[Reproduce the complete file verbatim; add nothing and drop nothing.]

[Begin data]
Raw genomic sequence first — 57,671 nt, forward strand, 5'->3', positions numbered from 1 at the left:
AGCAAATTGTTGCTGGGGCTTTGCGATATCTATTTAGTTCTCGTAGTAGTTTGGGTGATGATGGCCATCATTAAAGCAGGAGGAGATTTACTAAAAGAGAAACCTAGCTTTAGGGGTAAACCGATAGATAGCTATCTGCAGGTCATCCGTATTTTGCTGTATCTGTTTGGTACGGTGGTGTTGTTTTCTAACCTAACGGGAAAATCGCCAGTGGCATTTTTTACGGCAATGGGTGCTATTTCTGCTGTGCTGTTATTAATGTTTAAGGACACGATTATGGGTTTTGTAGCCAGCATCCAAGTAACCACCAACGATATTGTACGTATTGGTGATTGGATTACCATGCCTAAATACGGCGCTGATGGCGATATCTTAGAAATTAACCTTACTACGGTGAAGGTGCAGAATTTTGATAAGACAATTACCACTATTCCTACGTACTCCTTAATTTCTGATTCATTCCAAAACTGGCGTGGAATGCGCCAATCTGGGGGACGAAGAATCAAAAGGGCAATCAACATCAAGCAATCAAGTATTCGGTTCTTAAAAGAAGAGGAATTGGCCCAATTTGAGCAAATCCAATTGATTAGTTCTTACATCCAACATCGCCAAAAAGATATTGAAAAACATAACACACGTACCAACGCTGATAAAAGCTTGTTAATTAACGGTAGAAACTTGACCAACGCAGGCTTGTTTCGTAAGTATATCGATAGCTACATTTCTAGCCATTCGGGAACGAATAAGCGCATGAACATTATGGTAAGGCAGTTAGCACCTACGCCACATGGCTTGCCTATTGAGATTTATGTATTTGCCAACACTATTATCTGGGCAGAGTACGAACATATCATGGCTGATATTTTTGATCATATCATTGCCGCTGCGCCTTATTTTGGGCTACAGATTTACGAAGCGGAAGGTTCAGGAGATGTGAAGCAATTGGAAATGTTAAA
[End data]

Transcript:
Raw genomic sequence first — 57,671 nt, forward strand, 5'->3', positions numbered from 1 at the left:
AGCAAATTGTTGCTGGGGCTTTGCGATATCTATTTAGTTCTCGTAGTAGTTTGGGTGATGATGGCCATCATTAAAGCAGGAGGAGATTTACTAAAAGAGAAACCTAGCTTTAGGGGTAAACCGATAGATAGCTATCTGCAGGTCATCCGTATTTTGCTGTATCTGTTTGGTACGGTGGTGTTGTTTTCTAACCTAACGGGAAAATCGCCAGTGGCATTTTTTACGGCAATGGGTGCTATTTCTGCTGTGCTGTTATTAATGTTTAAGGACACGATTATGGGTTTTGTAGCCAGCATCCAAGTAACCACCAACGATATTGTACGTATTGGTGATTGGATTACCATGCCTAAATACGGCGCTGATGGCGATATCTTAGAAATTAACCTTACTACGGTGAAGGTGCAGAATTTTGATAAGACAATTACCACTATTCCTACGTACTCCTTAATTTCTGATTCATTCCAAAACTGGCGTGGAATGCGCCAATCTGGGGGACGAAGAATCAAAAGGGCAATCAACATCAAGCAATCAAGTATTCGGTTCTTAAAAGAAGAGGAATTGGCCCAATTTGAGCAAATCCAATTGATTAGTTCTTACATCCAACATCGCCAAAAAGATATTGAAAAACATAACACACGTACCAACGCTGATAAAAGCTTGTTAATTAACGGTAGAAACTTGACCAACGCAGGCTTGTTTCGTAAGTATATCGATAGCTACATTTCTAGCCATTCGGGAACGAATAAGCGCATGAACATTATGGTAAGGCAGTTAGCACCTACGCCACATGGCTTGCCTATTGAGATTTATGTATTTGCCAACACTATTATCTGGGCAGAGTACGAACATATCATGGCTGATATTTTTGATCATATCATTGCCGCTGCGCCTTATTTTGGGCTACAGATTTACGAAGCGGAAGGTTCAGGAGATGTGAAGCAATTGGAAATGTTAAA